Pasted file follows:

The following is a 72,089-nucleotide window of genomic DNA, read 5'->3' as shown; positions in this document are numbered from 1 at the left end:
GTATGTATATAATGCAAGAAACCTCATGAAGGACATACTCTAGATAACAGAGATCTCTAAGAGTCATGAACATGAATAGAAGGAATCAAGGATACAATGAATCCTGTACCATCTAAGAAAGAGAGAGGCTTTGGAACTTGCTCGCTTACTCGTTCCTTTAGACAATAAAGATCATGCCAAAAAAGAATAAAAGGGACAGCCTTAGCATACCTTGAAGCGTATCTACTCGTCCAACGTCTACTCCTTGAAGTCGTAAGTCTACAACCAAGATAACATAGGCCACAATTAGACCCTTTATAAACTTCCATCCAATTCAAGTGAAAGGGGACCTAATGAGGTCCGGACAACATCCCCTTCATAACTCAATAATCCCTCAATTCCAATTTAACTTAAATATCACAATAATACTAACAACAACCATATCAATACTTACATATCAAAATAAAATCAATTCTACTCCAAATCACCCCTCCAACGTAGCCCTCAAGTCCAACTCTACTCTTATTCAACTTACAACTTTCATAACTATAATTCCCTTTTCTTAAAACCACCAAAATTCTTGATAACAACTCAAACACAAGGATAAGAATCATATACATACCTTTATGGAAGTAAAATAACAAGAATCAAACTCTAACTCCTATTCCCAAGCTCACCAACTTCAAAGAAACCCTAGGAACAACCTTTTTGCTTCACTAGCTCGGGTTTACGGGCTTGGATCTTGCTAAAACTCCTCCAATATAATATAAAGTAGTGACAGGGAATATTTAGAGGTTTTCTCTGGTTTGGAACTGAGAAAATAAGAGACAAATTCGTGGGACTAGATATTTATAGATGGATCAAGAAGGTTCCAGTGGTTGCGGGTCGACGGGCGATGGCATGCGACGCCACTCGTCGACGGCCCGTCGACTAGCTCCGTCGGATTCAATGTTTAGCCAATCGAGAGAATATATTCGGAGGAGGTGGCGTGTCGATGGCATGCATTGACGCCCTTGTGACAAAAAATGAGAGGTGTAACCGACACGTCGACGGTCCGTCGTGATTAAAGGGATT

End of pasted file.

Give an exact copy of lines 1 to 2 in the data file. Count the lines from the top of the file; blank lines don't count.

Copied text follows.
The following is a 72,089-nucleotide window of genomic DNA, read 5'->3' as shown; positions in this document are numbered from 1 at the left end:
GTATGTATATAATGCAAGAAACCTCATGAAGGACATACTCTAGATAACAGAGATCTCTAAGAGTCATGAACATGAATAGAAGGAATCAAGGATACAATGAATCCTGTACCATCTAAGAAAGAGAGAGGCTTTGGAACTTGCTCGCTTACTCGTTCCTTTAGACAATAAAGATCATGCCAAAAAAGAATAAAAGGGACAGCCTTAGCATACCTTGAAGCGTATCTACTCGTCCAACGTCTACTCCTTGAAGTCGTAAGTCTACAACCAAGATAACATAGGCCACAATTAGACCCTTTATAAACTTCCATCCAATTCAAGTGAAAGGGGACCTAATGAGGTCCGGACAACATCCCCTTCATAACTCAATAATCCCTCAATTCCAATTTAACTTAAATATCACAATAATACTAACAACAACCATATCAATACTTACATATCAAAATAAAATCAATTCTACTCCAAATCACCCCTCCAACGTAGCCCTCAAGTCCAACTCTACTCTTATTCAACTTACAACTTTCATAACTATAATTCCCTTTTCTTAAAACCACCAAAATTCTTGATAACAACTCAAACACAAGGATAAGAATCATATACATACCTTTATGGAAGTAAAATAACAAGAATCAAACTCTAACTCCTATTCCCAAGCTCACCAACTTCAAAGAAACCCTAGGAACAACCTTTTTGCTTCACTAGCTCGGGTTTACGGGCTTGGATCTTGCTAAAACTCCTCCAATATAATATAAAGTAGTGACAGGGAATATTTAGAGGTTTTCTCTGGTTTGGAACTGAGAAAATAAGAGACAAATTCGTGGGACTAGATATTTATAGATGGATCAAGAAGGTTCCAGTGGTTGCGGGTCGACGGGCGATGGCATGCGACGCCACTCGTCGACGGCCCGTCGACTAGCTCCGTCGGATTCAATGTTTAGCCAATCGAGAGAATATATTCGGAGGAGGTGGCGTGTCGATGGCATGCATTGACGCCCTTGTGACAAAAAATGAGAGGTGTAACCGACACGTCGACGGTCCGTCGTGATTAAAGGGATT